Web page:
Nine-year-old twins Angie and Alex Rayez aren’t sure about heading to Camp Dakota for the summer, but it turns out that camp is pretty fun. They like their quirky camp counselors, Kyle and Loraine, and their fellow campers, Braelin, Rashawn, and Jordan. (Though it’s too bad that Carly is such a snob.) But camp soon turns strange as someone begins leaving them mysterious notes and clues about the terrifying fog zombie. After that mystery is solved, then they find another: Braelin is accused of being a thief, but he insists that he never took anything. Can Angie and Alex and their friends figure out what’s going on by using science to find the answers to these puzzles?
Summer Camp Science Mysteries, vol. 1-2
Written by Lynda Beauregard; Illustrated by Der-Shing Helmer
Ages 8-10; Grades 3-5
Lerner/Graphic Universe, 2012, 48 pages each
Volume 1: In Search of the Fog Zombie
Hardcover ISBN 9780761356899, $29.27
Paperback ISBN 9780761385448, $6.95
eBook ISBN9780761387442, $21.95
Volume 2: The Nighttime Cabin Thief
Hardcover ISBN 9780761356929, $29.27
Paperback ISBN 9780761385431, $6.95
eBook ISBN 9780761387473, $21.95
The Summer Camp Science Mysteries clearly take their cue from Lerner’s Manga Math Mysteries, as they use a very similar formula: a graphic novel format, a multicultural cast of characters, a unique setting that requires a group of kids to spend time together, and a simple mystery that can only be solved using scientific principles. And like the Manga Math Mysteries, the educational component of the story sometimes seems forced, unable to be smoothly and seemlessly integrated into the story.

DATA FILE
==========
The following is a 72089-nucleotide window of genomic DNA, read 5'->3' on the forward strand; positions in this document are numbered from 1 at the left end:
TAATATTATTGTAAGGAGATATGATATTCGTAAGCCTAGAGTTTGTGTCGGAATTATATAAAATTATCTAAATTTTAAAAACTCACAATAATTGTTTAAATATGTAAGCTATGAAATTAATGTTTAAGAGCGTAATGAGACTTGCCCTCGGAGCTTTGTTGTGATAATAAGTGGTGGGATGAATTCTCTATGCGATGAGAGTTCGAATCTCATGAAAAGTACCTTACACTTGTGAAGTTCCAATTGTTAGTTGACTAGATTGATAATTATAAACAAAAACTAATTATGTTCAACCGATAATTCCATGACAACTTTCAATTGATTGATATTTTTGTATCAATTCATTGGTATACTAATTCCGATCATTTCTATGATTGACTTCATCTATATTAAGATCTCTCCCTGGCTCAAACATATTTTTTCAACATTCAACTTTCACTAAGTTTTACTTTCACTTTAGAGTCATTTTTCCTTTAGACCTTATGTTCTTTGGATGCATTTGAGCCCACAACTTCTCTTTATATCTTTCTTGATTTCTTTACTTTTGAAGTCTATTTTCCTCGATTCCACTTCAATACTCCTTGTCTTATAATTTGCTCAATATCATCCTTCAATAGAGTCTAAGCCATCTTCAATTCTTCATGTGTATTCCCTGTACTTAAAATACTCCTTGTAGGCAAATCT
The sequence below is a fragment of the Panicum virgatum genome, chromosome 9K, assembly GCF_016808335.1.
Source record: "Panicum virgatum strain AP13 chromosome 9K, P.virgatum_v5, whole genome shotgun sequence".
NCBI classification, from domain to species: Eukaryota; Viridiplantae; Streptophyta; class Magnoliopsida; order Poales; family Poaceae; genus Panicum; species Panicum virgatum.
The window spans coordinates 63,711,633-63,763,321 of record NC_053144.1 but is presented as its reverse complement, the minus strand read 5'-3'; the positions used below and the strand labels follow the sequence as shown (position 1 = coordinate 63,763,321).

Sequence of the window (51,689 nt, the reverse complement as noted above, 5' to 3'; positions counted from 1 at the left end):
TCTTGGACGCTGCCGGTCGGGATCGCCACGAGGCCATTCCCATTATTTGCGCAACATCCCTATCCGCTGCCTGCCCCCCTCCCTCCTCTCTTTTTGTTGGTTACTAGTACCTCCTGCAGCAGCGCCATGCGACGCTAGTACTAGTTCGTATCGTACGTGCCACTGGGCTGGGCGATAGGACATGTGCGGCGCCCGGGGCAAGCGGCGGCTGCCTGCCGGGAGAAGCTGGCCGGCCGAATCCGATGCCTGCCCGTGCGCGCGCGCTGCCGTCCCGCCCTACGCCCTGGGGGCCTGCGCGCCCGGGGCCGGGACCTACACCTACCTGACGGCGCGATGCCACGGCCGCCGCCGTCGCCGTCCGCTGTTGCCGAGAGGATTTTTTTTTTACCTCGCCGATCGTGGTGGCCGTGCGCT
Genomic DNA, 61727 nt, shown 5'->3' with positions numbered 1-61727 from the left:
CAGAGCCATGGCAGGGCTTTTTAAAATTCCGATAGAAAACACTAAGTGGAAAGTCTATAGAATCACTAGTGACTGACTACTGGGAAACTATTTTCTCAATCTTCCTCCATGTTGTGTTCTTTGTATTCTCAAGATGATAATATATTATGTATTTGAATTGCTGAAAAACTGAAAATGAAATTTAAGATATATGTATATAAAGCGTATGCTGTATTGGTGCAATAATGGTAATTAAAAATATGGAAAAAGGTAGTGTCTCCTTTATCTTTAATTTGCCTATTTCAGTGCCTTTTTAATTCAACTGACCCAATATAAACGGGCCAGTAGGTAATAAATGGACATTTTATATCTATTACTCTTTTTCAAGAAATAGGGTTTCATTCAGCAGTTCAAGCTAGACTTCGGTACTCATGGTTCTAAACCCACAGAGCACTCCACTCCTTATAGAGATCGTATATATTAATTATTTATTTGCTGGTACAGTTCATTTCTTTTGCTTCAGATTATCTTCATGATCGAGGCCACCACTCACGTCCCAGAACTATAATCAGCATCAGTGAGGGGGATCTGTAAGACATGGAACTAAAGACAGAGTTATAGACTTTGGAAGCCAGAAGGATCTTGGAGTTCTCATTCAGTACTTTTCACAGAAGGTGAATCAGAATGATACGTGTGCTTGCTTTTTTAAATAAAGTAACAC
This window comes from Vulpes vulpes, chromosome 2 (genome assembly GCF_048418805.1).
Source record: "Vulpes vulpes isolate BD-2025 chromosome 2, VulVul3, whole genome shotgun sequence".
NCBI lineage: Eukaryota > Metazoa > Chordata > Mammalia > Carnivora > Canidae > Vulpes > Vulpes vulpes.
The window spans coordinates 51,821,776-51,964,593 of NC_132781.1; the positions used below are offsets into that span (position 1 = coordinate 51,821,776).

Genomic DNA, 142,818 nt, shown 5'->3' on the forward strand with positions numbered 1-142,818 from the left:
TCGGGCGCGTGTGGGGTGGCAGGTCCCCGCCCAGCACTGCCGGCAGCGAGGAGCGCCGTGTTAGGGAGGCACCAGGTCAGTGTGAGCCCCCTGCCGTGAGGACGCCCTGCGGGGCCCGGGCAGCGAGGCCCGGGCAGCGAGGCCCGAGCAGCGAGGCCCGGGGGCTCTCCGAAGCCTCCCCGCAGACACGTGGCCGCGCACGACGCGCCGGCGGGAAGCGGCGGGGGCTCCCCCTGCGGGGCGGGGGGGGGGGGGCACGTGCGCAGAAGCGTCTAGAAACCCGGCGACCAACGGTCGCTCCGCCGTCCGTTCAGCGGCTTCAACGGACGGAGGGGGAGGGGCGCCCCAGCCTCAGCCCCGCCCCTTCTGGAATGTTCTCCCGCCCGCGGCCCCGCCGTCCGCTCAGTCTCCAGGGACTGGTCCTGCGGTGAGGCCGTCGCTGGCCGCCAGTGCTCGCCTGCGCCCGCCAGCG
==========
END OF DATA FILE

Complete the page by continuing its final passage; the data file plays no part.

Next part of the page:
But, that complaint aside, I did enjoy the Summer Camp Science Mysteries (and the Manga Math Mysteries, for that matter). There is something appealingly earnest about them. Beauregard and Helmer — who is a high school biology teacher, in addition to a graphic novel artist — both clearly love science. This love shows in how excited their characters get about showing off their scientific knowledge. Everyday moments become a way to show off a “trick” or to use science in a fun way. To continue the fun, there are experiments in the back of each book that looked interesting enough that I wanted to do them myself.
Another nice element of these first two volumes of the series is Helmer’s art. The characters are distinctive and the settings believable, even when drawn in a clear, easy to follow cartoon style that is pleasingly bright and colorful. Part of the reason I was so excited to read this series is because of the multicultural cast. Volume One: In Search of the Fog Zombie is one of the first graphic novels I’ve read in a long time that has four non-white characters on the cover. It’s sad that in this day and age that is still a rarity, but I am pleased that Helmer and Beauregard (and Lerner) made the decision to create characters who look and act like the children who will be reading these books. I hope that more graphic novel creators and publishers will join them and soon. Meanwhile, schools can happily add these to their roster of educational graphic novel titles, secure in the knowledge that they will likely spark some scientific curiosity in the children who read them.
This review is based on a complimentary copy supplied by the publisher. All images copyright © Lerner/Graphic Universe.